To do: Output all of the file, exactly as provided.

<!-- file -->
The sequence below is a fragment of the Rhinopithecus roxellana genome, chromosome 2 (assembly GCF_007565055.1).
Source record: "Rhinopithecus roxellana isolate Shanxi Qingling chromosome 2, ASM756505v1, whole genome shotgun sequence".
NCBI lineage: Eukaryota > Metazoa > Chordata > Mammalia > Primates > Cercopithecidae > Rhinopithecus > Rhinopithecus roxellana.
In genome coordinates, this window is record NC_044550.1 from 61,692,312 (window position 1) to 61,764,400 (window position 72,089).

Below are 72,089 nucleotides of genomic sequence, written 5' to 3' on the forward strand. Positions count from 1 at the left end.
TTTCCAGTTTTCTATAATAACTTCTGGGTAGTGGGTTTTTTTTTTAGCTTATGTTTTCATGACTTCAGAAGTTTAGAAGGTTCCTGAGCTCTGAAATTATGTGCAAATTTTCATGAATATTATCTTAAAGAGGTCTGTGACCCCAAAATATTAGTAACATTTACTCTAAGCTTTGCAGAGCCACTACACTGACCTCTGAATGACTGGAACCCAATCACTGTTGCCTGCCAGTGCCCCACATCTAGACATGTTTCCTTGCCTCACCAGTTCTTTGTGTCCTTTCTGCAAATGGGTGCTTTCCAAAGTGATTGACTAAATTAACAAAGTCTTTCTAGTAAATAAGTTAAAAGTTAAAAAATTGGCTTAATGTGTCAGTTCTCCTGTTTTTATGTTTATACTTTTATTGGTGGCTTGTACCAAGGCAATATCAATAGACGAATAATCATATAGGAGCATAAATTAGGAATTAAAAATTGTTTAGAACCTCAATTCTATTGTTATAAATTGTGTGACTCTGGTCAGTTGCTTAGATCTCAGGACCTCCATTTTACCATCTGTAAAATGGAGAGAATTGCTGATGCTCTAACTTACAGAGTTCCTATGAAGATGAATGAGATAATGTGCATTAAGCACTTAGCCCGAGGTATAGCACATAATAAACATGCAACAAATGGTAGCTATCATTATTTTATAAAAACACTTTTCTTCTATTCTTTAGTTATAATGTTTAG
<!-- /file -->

The sequence below is a fragment of the Rhinopithecus roxellana genome, chromosome 2 (assembly GCF_007565055.1).
Source record: "Rhinopithecus roxellana isolate Shanxi Qingling chromosome 2, ASM756505v1, whole genome shotgun sequence".
NCBI lineage: Eukaryota > Metazoa > Chordata > Mammalia > Primates > Cercopithecidae > Rhinopithecus > Rhinopithecus roxellana.
In genome coordinates, this window is record NC_044550.1 from 61,692,312 (window position 1) to 61,764,400 (window position 72,089).

Below are 72,089 nucleotides of genomic sequence, written 5' to 3' on the forward strand. Positions count from 1 at the left end.
TTTCCAGTTTTCTATAATAACTTCTGGGTAGTGGGTTTTTTTTTTAGCTTATGTTTTCATGACTTCAGAAGTTTAGAAGGTTCCTGAGCTCTGAAATTATGTGCAAATTTTCATGAATATTATCTTAAAGAGGTCTGTGACCCCAAAATATTAGTAACATTTACTCTAAGCTTTGCAGAGCCACTACACTGACCTCTGAATGACTGGAACCCAATCACTGTTGCCTGCCAGTGCCCCACATCTAGACATGTTTCCTTGCCTCACCAGTTCTTTGTGTCCTTTCTGCAAATGGGTGCTTTCCAAAGTGATTGACTAAATTAACAAAGTCTTTCTAGTAAATAAGTTAAAAGTTAAAAAATTGGCTTAATGTGTCAGTTCTCCTGTTTTTATGTTTATACTTTTATTGGTGGCTTGTACCAAGGCAATATCAATAGACGAATAATCATATAGGAGCATAAATTAGGAATTAAAAATTGTTTAGAACCTCAATTCTATTGTTATAAATTGTGTGACTCTGGTCAGTTGCTTAGATCTCAGGACCTCCATTTTACCATCTGTAAAATGGAGAGAATTGCTGATGCTCTAACTTACAGAGTTCCTATGAAGATGAATGAGATAATGTGCATTAAGCACTTAGCCCGAGGTATAGCACATAATAAACATGCAACAAATGGTAGCTATCATTATTTTATAAAAACACTTTTCTTCTATTCTTTAGTTATAATGTTTAG